More Japanese Textbooks Push Dokdo Land Grab

      April 07, 2015 09:29

      Seoul on Monday lodged a protest against Japanese school textbooks that push Tokyo's flimsy colonial claim to Korea's Dokdo islets.

      Vice Foreign Minister Cho Tae-yong summoned Japanese Ambassador Koro Bessho to deliver a protest after the far-right Japanese government revised guidelines requiring junior high school textbooks to mention the claim.

      "We strongly urge the Japanese Education Ministry to take the lead in repenting the erroneous past and correct misdeeds through accurate teaching of the country's history of aggression, so that its distorted historical accounts do not break the peace in Northeast Asia as the two countries mark the 50th anniversary of the normalization of their relationship," the ministry said in a statement.


      A first batch of 18 middle school textbooks have been revised under new guidelines issued by the Abe administration in January 2014.

      The Japanese Education Ministry is required to make sure school textbooks take the government line that Korea illegally occupies the islets and has forced publishers to follow suit.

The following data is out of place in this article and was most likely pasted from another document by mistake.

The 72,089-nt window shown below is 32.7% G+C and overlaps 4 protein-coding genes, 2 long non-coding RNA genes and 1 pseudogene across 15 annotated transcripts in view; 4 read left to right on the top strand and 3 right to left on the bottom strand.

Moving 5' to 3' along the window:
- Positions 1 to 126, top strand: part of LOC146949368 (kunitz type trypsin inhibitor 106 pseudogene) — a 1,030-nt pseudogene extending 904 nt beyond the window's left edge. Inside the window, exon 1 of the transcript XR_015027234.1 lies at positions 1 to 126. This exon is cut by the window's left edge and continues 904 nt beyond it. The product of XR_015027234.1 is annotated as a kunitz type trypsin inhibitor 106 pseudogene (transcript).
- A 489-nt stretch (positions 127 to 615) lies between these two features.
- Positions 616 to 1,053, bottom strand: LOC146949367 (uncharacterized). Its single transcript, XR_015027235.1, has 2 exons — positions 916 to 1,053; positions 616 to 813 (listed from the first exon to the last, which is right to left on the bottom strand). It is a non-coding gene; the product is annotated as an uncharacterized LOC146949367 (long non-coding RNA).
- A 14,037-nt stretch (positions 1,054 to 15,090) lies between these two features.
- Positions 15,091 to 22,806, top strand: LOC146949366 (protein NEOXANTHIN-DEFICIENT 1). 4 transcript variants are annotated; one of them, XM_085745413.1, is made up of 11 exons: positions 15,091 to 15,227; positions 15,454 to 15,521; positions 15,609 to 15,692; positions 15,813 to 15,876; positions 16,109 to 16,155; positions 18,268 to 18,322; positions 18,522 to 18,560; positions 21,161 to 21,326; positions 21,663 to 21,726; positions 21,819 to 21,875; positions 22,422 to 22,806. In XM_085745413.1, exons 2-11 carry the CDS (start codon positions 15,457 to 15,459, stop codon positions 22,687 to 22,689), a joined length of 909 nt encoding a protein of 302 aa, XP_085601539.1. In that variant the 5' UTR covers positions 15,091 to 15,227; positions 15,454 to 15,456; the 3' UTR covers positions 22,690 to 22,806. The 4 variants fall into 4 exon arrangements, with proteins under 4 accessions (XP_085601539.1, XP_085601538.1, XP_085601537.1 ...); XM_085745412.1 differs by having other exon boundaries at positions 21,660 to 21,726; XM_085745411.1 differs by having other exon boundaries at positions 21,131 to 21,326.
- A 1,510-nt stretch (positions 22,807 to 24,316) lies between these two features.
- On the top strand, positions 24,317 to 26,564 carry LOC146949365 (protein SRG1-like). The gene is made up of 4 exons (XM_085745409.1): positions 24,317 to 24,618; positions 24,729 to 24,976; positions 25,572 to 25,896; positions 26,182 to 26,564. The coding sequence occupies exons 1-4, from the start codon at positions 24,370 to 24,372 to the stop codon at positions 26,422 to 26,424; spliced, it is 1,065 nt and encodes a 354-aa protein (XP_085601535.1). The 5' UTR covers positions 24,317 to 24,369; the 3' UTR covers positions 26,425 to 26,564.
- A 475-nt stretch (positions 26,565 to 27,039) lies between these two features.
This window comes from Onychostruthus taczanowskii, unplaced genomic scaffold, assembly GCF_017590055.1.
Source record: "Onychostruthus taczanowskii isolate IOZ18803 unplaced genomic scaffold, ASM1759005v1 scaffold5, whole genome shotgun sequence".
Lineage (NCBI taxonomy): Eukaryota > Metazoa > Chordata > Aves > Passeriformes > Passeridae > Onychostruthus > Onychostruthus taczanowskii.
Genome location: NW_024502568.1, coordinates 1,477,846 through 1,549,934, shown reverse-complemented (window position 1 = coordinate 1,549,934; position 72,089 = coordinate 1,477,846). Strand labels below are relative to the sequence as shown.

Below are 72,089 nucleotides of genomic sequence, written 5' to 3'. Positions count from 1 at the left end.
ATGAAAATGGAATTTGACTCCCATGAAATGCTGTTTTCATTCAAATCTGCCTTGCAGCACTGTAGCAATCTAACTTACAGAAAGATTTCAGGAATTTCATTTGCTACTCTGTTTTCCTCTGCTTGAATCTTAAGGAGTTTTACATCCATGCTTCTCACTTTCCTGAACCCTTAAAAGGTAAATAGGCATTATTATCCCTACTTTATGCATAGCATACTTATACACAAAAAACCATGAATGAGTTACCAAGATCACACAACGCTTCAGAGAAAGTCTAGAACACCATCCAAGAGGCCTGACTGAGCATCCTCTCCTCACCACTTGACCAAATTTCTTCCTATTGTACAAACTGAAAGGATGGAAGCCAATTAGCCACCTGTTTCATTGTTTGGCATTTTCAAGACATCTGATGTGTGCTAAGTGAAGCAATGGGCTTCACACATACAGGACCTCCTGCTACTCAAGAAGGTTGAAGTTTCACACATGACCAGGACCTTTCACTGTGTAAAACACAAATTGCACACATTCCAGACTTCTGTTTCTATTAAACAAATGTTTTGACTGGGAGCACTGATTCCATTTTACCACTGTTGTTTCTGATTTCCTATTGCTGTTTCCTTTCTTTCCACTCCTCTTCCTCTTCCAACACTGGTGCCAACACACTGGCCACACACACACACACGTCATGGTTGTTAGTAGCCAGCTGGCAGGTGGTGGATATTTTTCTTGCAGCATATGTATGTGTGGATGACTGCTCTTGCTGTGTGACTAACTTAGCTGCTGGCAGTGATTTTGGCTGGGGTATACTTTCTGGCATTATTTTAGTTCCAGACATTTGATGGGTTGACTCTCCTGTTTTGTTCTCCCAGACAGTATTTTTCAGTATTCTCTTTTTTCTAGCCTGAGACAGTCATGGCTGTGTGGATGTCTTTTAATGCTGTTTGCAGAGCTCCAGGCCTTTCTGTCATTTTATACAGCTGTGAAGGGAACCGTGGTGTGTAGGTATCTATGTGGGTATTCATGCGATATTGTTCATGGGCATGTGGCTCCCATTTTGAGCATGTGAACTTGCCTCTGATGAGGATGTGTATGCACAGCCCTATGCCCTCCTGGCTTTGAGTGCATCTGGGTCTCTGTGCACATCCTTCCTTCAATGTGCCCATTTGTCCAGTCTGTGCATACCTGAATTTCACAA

That is expected to keep relations with Korea in the deep freeze for the time being since the Japanese government reviews school textbooks every four years by grade –- elementary, middle and high school -- and a new set of high-school textbooks are up for revision in 2016.

      Critics here worry that a whole generation of young Japanese will grow up ill-informed and resenting Korea.

      Nam Sang-koo, a researcher at the Northeast Asian History Foundation, said, "A hundred percent of Japan's next generation will grow up with the false belief that their land was taken away by Korea."

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